- Open Google
- Search your first name
- Take the first picture that comes up
- Upload it to Facebook
- That’s you in 10 years
The rest of us thought it’d be funny to try, so we did. And yes, my family tends to gather around the computer to watch a funny Youtube video, look at a silly website, etc. Anyway, here are the results my family got while playing this game:
- My son found a normal-looking, slightly-pudgy, balding middle-aged man (I think he said “aww, man!” when that photo came up).
- My wife found a young woman.
- My oldest daughter found a female wrestler (she found that sorta odd).
- Me? I got the naked statue of David, King of Israel (and a bit of ribbing from the family)
- My youngest daughter, age 12? She found … herself. From one of my Flickr pics (I put her name in the photo description). She found that a little weird, and a little pleasing at the same time – she won the game!
A couple of observations:
- Kids games these days … how funny that you can make a game out of a google search, huh?
- Anyone catch what’s involved in playing this game? A Google image search (Image search wasn’t even mentioned, just assumed), downloading an image, then uploading it to Facebook, then posting all of that as a Facebook status update. There’s a good 2-3 skillsets there that some of us have actually taught in a formal setting in the last 15 years, reduced to the ease and throw-away-ness of a goofy game. Wow.
- Copyright, anyone? Yes, it’s harmless fun. But still, it does involve randomly lifting and reposting photos of strangers into Facebook … without their permission. And it’s easy to do, too.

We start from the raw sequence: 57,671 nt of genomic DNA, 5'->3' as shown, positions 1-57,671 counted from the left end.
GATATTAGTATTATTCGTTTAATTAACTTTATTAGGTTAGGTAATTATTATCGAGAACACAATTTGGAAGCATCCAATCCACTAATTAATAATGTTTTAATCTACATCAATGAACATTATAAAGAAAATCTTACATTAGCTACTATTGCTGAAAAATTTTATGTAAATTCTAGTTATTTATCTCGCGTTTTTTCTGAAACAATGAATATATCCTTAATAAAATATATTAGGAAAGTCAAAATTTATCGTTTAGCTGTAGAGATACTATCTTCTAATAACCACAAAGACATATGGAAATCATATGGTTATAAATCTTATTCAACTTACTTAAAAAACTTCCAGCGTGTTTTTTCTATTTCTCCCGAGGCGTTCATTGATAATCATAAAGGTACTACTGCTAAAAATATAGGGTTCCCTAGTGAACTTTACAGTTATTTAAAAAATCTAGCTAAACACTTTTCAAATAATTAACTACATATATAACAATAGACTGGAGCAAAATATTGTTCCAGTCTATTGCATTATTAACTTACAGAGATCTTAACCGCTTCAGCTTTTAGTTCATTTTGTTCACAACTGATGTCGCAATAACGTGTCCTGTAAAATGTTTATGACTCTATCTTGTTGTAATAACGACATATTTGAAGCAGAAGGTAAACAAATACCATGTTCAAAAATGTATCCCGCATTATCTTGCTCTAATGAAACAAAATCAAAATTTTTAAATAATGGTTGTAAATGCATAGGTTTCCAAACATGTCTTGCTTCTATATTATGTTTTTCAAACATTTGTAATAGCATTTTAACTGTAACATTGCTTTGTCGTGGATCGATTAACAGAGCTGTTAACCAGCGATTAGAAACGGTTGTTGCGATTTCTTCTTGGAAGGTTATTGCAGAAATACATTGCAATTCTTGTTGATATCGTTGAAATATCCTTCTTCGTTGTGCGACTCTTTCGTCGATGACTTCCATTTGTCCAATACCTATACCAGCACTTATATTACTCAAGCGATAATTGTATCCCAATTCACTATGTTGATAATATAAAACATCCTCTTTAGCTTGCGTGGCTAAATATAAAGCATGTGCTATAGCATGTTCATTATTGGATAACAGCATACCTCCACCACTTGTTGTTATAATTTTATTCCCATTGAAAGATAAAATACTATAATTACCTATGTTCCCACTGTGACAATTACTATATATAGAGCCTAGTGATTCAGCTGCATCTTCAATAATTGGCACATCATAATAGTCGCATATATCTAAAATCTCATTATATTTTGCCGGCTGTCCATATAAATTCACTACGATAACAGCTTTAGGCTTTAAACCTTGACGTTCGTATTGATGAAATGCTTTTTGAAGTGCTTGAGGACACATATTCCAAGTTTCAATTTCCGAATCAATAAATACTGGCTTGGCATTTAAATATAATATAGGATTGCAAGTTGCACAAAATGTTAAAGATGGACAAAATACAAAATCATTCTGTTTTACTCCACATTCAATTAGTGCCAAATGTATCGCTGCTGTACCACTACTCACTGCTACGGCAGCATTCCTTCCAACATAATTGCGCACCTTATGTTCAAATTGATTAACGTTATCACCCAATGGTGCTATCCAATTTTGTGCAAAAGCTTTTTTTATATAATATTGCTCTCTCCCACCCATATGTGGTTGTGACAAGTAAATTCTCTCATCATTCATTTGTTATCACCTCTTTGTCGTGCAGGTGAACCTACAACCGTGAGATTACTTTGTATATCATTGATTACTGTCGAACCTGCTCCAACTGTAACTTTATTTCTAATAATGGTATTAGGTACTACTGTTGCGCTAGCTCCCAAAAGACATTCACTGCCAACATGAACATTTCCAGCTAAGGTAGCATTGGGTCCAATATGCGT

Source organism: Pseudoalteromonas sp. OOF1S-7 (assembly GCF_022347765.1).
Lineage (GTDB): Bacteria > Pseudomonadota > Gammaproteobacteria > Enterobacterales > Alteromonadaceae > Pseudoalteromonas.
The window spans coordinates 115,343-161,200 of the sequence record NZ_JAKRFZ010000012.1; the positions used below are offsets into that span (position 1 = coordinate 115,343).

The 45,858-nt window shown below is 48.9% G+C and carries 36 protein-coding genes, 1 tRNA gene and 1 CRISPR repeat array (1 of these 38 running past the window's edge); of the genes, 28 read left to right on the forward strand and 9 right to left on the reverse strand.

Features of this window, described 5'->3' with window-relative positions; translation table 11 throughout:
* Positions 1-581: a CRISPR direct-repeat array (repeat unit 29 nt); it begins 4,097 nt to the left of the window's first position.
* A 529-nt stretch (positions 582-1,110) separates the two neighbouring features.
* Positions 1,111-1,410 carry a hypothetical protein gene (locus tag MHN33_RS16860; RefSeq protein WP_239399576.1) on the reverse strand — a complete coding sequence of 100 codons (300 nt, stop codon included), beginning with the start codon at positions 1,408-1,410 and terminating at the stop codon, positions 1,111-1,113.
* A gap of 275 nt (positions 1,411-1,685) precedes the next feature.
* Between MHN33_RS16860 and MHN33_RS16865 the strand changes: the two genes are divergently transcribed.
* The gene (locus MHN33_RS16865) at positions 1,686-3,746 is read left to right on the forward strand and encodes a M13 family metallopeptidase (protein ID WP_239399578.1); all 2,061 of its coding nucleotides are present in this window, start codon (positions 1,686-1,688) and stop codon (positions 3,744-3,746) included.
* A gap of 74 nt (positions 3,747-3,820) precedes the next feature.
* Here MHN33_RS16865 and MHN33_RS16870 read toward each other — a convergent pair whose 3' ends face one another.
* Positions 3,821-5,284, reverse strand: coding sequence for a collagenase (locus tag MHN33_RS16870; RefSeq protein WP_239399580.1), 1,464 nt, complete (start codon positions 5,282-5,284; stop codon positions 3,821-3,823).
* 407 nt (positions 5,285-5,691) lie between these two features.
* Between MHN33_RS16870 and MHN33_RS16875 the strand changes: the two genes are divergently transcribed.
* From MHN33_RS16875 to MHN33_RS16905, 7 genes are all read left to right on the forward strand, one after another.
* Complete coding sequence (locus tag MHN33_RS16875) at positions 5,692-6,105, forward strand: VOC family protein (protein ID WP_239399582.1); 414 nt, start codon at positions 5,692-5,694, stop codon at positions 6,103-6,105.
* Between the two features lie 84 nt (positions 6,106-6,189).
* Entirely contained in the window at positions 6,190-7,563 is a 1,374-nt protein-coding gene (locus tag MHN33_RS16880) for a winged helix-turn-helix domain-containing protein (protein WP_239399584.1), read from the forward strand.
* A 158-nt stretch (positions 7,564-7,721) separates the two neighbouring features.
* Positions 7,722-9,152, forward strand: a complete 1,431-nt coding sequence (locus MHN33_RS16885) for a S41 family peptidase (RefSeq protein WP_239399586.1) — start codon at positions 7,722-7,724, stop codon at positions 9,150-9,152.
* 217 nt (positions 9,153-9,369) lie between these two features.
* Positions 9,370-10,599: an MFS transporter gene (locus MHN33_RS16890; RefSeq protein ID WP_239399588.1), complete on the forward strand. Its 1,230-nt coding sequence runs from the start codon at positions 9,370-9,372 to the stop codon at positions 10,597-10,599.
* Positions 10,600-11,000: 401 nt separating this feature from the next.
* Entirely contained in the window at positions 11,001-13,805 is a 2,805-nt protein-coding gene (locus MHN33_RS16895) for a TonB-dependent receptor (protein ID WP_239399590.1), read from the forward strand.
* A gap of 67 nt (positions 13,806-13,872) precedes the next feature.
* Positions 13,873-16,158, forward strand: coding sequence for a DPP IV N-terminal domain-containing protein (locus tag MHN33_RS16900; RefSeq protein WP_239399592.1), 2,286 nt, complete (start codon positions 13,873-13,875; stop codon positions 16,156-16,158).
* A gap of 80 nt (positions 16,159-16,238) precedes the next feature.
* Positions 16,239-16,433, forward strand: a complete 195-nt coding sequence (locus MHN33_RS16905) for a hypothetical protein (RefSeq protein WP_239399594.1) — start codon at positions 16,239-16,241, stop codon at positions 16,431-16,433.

- Privacy, anyone? My daughter found herself. In the results of that same search, you can also find a photo of my oldest daughter and a photo of a ballet production both my daughters danced in. Weird, huh?
I’m fine with finding photos of my kids online, and wasn’t too surprised at those results. I know how it works. But how about other people who put private moments online for, say, a grandparent to see? Or someone posting photos and information, and not really thinking of the connectivity that the web provides? That can REALLY freak some people out, and might feel a bit like “Google knows who you are.”
What to do? Teach your customers (and staff) the implications of posting online, whether that’s a blog, a photo-sharing site like Flickr, or even an all-in-one social network like Facebook.
If it’s online, people can find it. Period. Teach people how to set their privacy setting in social networks, and also teach them that once something’s online, it’s most likely available to EVERYONE IN THE WORLD.
And then, teach them how to deal with that. Fun, huh?
Update – check out Posting Photos of Your Kids on Facebook: The Realities by the ReadWriteWeb.